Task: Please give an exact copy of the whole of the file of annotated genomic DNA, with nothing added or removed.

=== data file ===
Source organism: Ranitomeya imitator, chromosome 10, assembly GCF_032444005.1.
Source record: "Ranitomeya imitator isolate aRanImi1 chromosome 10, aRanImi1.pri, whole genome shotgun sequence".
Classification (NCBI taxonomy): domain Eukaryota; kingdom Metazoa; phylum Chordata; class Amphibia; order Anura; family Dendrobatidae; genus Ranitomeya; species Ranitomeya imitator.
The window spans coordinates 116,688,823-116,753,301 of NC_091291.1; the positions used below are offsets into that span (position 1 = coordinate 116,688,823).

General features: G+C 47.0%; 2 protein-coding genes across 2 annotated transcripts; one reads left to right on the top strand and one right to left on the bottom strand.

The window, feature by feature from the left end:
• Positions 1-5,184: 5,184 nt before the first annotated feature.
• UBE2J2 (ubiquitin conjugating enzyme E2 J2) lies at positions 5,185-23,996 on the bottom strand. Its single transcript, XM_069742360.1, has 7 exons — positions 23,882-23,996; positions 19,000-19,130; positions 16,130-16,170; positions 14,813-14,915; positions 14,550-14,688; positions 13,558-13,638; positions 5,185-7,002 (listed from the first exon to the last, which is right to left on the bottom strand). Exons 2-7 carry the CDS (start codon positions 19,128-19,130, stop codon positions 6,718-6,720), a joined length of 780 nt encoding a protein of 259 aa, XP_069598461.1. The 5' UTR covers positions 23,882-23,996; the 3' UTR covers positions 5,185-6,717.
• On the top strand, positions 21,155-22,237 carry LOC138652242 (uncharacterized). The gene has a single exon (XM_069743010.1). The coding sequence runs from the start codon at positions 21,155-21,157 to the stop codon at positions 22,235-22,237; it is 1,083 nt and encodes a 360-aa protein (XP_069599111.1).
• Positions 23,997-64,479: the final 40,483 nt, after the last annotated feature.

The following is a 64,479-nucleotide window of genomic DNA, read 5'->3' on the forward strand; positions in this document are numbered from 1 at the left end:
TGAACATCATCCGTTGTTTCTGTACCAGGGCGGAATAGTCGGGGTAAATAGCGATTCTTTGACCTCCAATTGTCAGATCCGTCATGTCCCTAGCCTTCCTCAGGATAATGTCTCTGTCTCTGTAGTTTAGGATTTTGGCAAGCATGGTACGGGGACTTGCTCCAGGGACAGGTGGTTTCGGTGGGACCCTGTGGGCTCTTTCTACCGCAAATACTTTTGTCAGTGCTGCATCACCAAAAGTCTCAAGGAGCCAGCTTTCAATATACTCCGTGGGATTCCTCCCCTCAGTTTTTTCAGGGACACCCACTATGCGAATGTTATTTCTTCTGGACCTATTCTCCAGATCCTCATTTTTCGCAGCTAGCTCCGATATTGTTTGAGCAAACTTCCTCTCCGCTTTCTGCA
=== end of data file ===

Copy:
Source organism: Ranitomeya imitator, chromosome 10, assembly GCF_032444005.1.
Source record: "Ranitomeya imitator isolate aRanImi1 chromosome 10, aRanImi1.pri, whole genome shotgun sequence".
Classification (NCBI taxonomy): domain Eukaryota; kingdom Metazoa; phylum Chordata; class Amphibia; order Anura; family Dendrobatidae; genus Ranitomeya; species Ranitomeya imitator.
The window spans coordinates 116,688,823-116,753,301 of NC_091291.1; the positions used below are offsets into that span (position 1 = coordinate 116,688,823).

General features: G+C 47.0%; 2 protein-coding genes across 2 annotated transcripts; one reads left to right on the top strand and one right to left on the bottom strand.

The window, feature by feature from the left end:
• Positions 1-5,184: 5,184 nt before the first annotated feature.
• UBE2J2 (ubiquitin conjugating enzyme E2 J2) lies at positions 5,185-23,996 on the bottom strand. Its single transcript, XM_069742360.1, has 7 exons — positions 23,882-23,996; positions 19,000-19,130; positions 16,130-16,170; positions 14,813-14,915; positions 14,550-14,688; positions 13,558-13,638; positions 5,185-7,002 (listed from the first exon to the last, which is right to left on the bottom strand). Exons 2-7 carry the CDS (start codon positions 19,128-19,130, stop codon positions 6,718-6,720), a joined length of 780 nt encoding a protein of 259 aa, XP_069598461.1. The 5' UTR covers positions 23,882-23,996; the 3' UTR covers positions 5,185-6,717.
• On the top strand, positions 21,155-22,237 carry LOC138652242 (uncharacterized). The gene has a single exon (XM_069743010.1). The coding sequence runs from the start codon at positions 21,155-21,157 to the stop codon at positions 22,235-22,237; it is 1,083 nt and encodes a 360-aa protein (XP_069599111.1).
• Positions 23,997-64,479: the final 40,483 nt, after the last annotated feature.

The following is a 64,479-nucleotide window of genomic DNA, read 5'->3' on the forward strand; positions in this document are numbered from 1 at the left end:
TGAACATCATCCGTTGTTTCTGTACCAGGGCGGAATAGTCGGGGTAAATAGCGATTCTTTGACCTCCAATTGTCAGATCCGTCATGTCCCTAGCCTTCCTCAGGATAATGTCTCTGTCTCTGTAGTTTAGGATTTTGGCAAGCATGGTACGGGGACTTGCTCCAGGGACAGGTGGTTTCGGTGGGACCCTGTGGGCTCTTTCTACCGCAAATACTTTTGTCAGTGCTGCATCACCAAAAGTCTCAAGGAGCCAGCTTTCAATATACTCCGTGGGATTCCTCCCCTCAGTTTTTTCAGGGACACCCACTATGCGAATGTTATTTCTTCTGGACCTATTCTCCAGATCCTCATTTTTCGCAGCTAGCTCCGATATTGTTTGAGCAAACTTCCTCTCCGCTTTCTGCA